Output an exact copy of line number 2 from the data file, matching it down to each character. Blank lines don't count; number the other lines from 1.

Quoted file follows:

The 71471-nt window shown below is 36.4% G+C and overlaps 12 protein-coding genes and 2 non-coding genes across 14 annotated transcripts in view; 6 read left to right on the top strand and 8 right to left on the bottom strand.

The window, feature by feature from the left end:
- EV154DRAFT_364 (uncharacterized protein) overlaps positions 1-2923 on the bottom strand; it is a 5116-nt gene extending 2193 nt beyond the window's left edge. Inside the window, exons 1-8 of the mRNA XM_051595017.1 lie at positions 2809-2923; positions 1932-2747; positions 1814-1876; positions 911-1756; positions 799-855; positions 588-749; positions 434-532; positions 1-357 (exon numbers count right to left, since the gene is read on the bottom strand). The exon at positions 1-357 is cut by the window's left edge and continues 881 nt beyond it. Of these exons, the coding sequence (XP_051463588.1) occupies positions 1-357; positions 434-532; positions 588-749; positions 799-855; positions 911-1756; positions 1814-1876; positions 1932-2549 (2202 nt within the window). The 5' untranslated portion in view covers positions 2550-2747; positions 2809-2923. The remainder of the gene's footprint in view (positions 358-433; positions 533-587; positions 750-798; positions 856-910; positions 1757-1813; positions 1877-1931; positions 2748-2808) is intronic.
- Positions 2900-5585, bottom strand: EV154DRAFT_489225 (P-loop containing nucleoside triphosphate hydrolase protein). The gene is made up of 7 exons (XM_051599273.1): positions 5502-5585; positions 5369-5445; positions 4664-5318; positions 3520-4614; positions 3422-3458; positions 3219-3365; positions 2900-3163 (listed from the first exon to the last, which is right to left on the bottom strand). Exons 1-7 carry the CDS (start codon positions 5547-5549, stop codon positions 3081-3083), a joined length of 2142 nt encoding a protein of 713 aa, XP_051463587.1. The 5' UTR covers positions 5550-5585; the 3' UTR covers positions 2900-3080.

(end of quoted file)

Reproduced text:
The window, feature by feature from the left end: